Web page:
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Sharmila Tagore – ‘How Satyajit Ray Changed My Life’

Sharmila Tagore – ‘How Satyajit Ray Changed My Life’

Famous actor tells audience how legendary director found her…

WRY, witty, and almost singularly engaging – that could be the verdict on iconic director Satyajit Ray’s more contemporary-looking body of work.

What sometimes gets a little overlooked are the marvellous actors who complimented and enhanced many of his subtle gifts as a director.

Perhaps, most famous of them all, to a non-Bengali audience, is Sharmila Tagore.

A Ray find at just 13, she became one of his most celebrated muses, appearing in several productions and on Monday (September 16) she spoke a little about her work with Ray and introduced two films in which she starred, ‘Days and Nights in the Forest’ and ‘Company Limited’ at the British Film Institute (BFI) on the South Bank, London.

Both films are entertaining, thoughtful, and masterful in their depiction of change and human foibles – with her character inciting powerful reflection and self-revelation.

It is clear that Tagore continues to hold Ray in the highest esteem and is only too glad to have made a personal contribution to the BFI’s first major retrospective of Ray in ten years.

She recounted how Ray had first brought to her film and what impact the films had made on her.

“I love the opportunity of talking about Ray,” she told the audience in discussion with a senior BFI programmer. “He was a bridge between Bengal and the rest of the world and I love standing on that bridge.”

Ray remains a colossus in world cinema, cited by countless directors, both past and present, as a genius and major influence on their work. Martin Scorsese and the late Akiro Kurosawa are just two such Ray acolytes.

Tagore, who had just returned from Los Angeles, where the Academy of Motion Pictures Arts and Sciences (to you and me, the Oscar people), has been restoring many Ray prints to their original glory, said she found the response to his work there, ‘overwhelming’.

The Academy actually awarded him an honorary Oscar in 1992, not long before his death and discovered many of his films were in a poor condition.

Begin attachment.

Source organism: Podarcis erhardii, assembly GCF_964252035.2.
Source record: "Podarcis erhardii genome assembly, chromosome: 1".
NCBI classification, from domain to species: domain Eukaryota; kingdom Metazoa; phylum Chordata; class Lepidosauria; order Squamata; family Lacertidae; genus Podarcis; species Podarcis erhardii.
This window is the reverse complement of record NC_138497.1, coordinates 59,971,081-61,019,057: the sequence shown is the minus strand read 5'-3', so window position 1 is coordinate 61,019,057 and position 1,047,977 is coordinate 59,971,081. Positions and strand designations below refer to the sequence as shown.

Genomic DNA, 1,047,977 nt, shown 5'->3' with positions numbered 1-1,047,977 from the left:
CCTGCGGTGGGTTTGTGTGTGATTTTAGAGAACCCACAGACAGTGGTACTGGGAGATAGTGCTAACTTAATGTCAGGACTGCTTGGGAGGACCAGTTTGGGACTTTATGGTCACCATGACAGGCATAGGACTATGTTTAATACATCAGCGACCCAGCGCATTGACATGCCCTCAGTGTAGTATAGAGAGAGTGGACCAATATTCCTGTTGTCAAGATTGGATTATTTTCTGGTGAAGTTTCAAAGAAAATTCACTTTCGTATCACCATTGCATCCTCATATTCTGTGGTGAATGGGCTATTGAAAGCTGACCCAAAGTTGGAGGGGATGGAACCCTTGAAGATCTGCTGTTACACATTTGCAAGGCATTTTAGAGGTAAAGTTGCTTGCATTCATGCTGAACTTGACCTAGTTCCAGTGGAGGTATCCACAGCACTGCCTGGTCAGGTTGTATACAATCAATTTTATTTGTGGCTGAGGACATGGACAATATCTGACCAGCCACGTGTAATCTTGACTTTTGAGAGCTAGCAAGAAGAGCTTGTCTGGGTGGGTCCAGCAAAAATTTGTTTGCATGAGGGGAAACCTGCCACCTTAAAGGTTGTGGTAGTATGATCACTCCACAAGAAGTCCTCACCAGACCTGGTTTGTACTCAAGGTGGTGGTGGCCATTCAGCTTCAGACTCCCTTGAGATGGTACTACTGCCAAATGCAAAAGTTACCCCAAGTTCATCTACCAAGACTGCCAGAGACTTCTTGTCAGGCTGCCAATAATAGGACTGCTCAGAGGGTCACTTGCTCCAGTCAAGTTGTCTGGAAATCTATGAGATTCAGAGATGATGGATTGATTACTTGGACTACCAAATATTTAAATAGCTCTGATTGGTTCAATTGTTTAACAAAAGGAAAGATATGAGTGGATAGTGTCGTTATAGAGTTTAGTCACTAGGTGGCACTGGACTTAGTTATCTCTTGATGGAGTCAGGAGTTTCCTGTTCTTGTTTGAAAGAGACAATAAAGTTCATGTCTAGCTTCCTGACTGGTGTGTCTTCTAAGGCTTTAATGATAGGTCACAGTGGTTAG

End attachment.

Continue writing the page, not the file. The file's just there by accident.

Currently 18 have been fully restored by the Academy and at a recent showing of the Apu Trilogy there, the first of Ray’s films (from the 1950s) to make a huge impact, Tagore said they continued to connect strongly with audiences.

“It was a large theatre, and full and it is over 60 years since the film was made – and it was being shown and admired in another country and another culture.

“It (the film) transcends cultures, it just shows the commonality between us and there is a timeless quality, you feel that it (the film) is speaking to me and is something which exists for me and that’s why even today’s generation are touched by something, filmmakers and viewers alike.”

Ray first cast her in the last film of The Apu Trilogy as the child bride of Apu, the character he had first introduced into our world as a little boy in ‘Pather Panchali’ (1955), his debut feature.

It was not an easy introduction to cinema by any means. Tagore, just 13, was at still at school.

She described how Ray spotted her at school (‘He followed me’???) and made contact with her father.

“We were not allowed to see his films,” revealed Tagore. “Film was still very new,” and thus treated with a certain amount of suspicion.

“A couple of Ray’s film had already been released, so my father said it was a great honour to work with Ray, but my school didn’t (see it that way). My school principal said it would be a very bad influence on me as a girl.  So, I was asked to leave/choose…well, I wasn’t asked…

“I had to change from a Bengali medium school to an English medium one, it was highly dramatic and changed my life.”

One might add, cheekily, for the better.

Certainly working with Ray on her first film at 13 on ‘The World of Apu’, has stuck with her and said she has come to notice some things only more recently.